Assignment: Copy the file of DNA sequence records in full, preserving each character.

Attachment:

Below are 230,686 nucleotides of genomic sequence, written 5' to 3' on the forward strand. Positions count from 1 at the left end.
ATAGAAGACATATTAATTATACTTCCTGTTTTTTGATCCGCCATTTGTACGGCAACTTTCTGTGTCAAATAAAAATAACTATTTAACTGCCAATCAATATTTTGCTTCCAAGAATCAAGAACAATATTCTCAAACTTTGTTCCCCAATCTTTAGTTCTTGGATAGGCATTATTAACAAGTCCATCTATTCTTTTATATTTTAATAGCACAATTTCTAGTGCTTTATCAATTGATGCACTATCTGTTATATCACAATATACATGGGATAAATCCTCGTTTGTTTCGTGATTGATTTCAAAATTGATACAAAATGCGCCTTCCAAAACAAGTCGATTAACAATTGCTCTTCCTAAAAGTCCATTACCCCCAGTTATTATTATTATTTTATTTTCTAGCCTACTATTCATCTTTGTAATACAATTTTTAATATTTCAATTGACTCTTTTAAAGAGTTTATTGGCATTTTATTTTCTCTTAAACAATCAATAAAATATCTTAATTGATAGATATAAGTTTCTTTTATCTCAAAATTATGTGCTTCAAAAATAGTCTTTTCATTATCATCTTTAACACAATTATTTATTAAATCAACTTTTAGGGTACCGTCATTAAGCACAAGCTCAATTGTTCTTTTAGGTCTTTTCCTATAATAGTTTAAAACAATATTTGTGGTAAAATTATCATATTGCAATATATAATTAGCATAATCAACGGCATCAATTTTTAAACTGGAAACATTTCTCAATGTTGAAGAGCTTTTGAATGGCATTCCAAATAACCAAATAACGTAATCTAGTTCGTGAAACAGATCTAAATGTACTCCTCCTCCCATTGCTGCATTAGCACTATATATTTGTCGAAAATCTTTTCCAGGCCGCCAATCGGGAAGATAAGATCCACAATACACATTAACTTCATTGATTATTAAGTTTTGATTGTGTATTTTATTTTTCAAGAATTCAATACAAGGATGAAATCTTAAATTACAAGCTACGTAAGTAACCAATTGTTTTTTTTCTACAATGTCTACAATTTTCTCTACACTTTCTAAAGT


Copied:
Below are 230,686 nucleotides of genomic sequence, written 5' to 3' on the forward strand. Positions count from 1 at the left end.
ATAGAAGACATATTAATTATACTTCCTGTTTTTTGATCCGCCATTTGTACGGCAACTTTCTGTGTCAAATAAAAATAACTATTTAACTGCCAATCAATATTTTGCTTCCAAGAATCAAGAACAATATTCTCAAACTTTGTTCCCCAATCTTTAGTTCTTGGATAGGCATTATTAACAAGTCCATCTATTCTTTTATATTTTAATAGCACAATTTCTAGTGCTTTATCAATTGATGCACTATCTGTTATATCACAATATACATGGGATAAATCCTCGTTTGTTTCGTGATTGATTTCAAAATTGATACAAAATGCGCCTTCCAAAACAAGTCGATTAACAATTGCTCTTCCTAAAAGTCCATTACCCCCAGTTATTATTATTATTTTATTTTCTAGCCTACTATTCATCTTTGTAATACAATTTTTAATATTTCAATTGACTCTTTTAAAGAGTTTATTGGCATTTTATTTTCTCTTAAACAATCAATAAAATATCTTAATTGATAGATATAAGTTTCTTTTATCTCAAAATTATGTGCTTCAAAAATAGTCTTTTCATTATCATCTTTAACACAATTATTTATTAAATCAACTTTTAGGGTACCGTCATTAAGCACAAGCTCAATTGTTCTTTTAGGTCTTTTCCTATAATAGTTTAAAACAATATTTGTGGTAAAATTATCATATTGCAATATATAATTAGCATAATCAACGGCATCAATTTTTAAACTGGAAACATTTCTCAATGTTGAAGAGCTTTTGAATGGCATTCCAAATAACCAAATAACGTAATCTAGTTCGTGAAACAGATCTAAATGTACTCCTCCTCCCATTGCTGCATTAGCACTATATATTTGTCGAAAATCTTTTCCAGGCCGCCAATCGGGAAGATAAGATCCACAATACACATTAACTTCATTGATTATTAAGTTTTGATTGTGTATTTTATTTTTCAAGAATTCAATACAAGGATGAAATCTTAAATTACAAGCTACGTAAGTAACCAATTGTTTTTTTTCTACAATGTCTACAATTTTCTCTACACTTTCTAAAGT